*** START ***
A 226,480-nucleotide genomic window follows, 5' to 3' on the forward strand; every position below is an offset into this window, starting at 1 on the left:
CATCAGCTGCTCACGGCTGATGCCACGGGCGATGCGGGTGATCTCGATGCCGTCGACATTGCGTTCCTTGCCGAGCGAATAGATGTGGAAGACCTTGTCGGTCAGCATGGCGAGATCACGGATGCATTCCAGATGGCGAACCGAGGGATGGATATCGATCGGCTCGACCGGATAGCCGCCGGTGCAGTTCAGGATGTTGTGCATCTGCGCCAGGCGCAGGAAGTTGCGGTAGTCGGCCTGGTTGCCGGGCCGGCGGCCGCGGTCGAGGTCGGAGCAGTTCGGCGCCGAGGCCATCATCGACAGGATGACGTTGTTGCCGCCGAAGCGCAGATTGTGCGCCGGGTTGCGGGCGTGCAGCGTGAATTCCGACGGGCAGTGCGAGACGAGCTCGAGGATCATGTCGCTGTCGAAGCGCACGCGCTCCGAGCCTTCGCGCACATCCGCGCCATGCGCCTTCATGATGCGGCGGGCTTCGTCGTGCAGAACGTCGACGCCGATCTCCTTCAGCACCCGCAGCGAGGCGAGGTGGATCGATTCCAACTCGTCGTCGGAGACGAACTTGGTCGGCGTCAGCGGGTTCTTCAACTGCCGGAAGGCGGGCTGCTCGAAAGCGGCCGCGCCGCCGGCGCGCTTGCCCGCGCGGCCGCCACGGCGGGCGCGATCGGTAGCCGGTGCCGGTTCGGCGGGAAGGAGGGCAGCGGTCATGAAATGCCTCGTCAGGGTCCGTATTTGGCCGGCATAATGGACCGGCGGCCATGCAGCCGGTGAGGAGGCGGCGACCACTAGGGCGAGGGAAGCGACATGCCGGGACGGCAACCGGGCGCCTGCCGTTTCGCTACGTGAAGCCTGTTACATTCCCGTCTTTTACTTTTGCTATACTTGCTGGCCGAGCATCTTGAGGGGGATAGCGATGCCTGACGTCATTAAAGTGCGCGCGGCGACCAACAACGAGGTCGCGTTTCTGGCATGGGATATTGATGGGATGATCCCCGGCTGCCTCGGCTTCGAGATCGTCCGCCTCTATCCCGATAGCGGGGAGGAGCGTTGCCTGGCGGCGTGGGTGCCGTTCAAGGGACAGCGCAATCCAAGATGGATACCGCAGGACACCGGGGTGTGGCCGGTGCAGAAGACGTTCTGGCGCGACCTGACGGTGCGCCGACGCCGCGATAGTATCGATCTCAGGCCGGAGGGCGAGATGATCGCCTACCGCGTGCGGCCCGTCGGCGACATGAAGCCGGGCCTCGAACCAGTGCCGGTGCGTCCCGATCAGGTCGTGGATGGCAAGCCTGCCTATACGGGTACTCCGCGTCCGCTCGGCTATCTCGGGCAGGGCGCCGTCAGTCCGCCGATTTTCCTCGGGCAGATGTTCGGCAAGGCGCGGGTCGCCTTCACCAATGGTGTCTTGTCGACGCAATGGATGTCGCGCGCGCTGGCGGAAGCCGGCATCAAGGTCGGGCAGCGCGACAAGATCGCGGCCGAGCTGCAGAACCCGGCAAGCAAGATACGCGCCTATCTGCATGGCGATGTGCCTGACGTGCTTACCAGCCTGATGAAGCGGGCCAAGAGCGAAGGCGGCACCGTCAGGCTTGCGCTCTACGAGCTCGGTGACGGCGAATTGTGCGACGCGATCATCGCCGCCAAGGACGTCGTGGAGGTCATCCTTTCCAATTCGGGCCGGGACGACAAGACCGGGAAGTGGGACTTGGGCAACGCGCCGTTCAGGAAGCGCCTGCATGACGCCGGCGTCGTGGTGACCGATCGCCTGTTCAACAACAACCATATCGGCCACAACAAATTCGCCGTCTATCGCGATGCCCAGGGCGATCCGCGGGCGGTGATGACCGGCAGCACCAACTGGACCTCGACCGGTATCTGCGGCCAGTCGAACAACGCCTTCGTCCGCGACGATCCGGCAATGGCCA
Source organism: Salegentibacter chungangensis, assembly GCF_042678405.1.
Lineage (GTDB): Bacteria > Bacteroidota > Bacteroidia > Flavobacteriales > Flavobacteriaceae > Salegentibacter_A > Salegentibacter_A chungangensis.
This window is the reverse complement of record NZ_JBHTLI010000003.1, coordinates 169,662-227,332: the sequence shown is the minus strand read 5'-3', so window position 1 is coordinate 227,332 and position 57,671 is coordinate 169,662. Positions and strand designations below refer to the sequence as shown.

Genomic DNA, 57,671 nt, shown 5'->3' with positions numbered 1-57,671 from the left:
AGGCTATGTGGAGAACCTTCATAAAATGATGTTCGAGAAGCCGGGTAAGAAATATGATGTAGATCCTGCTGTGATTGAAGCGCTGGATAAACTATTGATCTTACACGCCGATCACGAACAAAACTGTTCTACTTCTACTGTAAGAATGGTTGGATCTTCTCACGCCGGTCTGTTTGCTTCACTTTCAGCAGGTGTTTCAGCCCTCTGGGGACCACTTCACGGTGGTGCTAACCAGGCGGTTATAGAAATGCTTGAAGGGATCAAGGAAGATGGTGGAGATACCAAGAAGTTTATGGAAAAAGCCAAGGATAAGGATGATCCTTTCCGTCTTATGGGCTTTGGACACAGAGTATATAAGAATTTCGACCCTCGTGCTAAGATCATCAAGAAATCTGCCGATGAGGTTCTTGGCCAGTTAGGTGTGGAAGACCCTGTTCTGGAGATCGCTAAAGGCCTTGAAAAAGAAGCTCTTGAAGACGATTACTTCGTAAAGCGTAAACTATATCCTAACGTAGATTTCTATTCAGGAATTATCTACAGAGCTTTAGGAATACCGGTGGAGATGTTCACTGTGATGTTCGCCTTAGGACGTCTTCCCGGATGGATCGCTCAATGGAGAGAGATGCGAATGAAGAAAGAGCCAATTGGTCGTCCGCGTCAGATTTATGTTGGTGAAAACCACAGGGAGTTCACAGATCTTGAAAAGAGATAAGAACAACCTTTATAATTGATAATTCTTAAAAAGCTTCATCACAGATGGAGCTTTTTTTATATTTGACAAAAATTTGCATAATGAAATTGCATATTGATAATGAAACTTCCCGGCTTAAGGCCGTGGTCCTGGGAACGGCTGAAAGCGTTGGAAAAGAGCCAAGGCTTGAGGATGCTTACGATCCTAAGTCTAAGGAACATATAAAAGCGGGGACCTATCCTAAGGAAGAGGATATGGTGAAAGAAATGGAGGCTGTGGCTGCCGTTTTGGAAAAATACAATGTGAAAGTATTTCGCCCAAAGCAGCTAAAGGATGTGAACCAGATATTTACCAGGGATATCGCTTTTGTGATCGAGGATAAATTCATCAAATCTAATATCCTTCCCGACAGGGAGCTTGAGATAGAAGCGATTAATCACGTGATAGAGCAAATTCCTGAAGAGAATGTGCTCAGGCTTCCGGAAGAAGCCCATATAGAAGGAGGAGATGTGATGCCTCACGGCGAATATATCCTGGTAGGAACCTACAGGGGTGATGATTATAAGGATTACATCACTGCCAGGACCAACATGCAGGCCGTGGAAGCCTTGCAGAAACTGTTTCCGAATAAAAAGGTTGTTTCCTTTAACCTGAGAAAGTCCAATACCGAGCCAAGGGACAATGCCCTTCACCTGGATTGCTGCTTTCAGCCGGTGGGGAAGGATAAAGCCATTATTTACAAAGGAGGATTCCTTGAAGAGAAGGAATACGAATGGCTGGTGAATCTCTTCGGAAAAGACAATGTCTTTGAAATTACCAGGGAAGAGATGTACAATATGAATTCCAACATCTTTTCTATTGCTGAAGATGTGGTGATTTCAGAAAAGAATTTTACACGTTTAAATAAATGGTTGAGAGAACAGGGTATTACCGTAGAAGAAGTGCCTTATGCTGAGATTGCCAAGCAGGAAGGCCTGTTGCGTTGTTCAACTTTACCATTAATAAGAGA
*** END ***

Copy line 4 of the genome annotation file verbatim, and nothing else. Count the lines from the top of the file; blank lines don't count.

Lineage (GTDB): Bacteria > Bacteroidota > Bacteroidia > Flavobacteriales > Flavobacteriaceae > Salegentibacter_A > Salegentibacter_A chungangensis.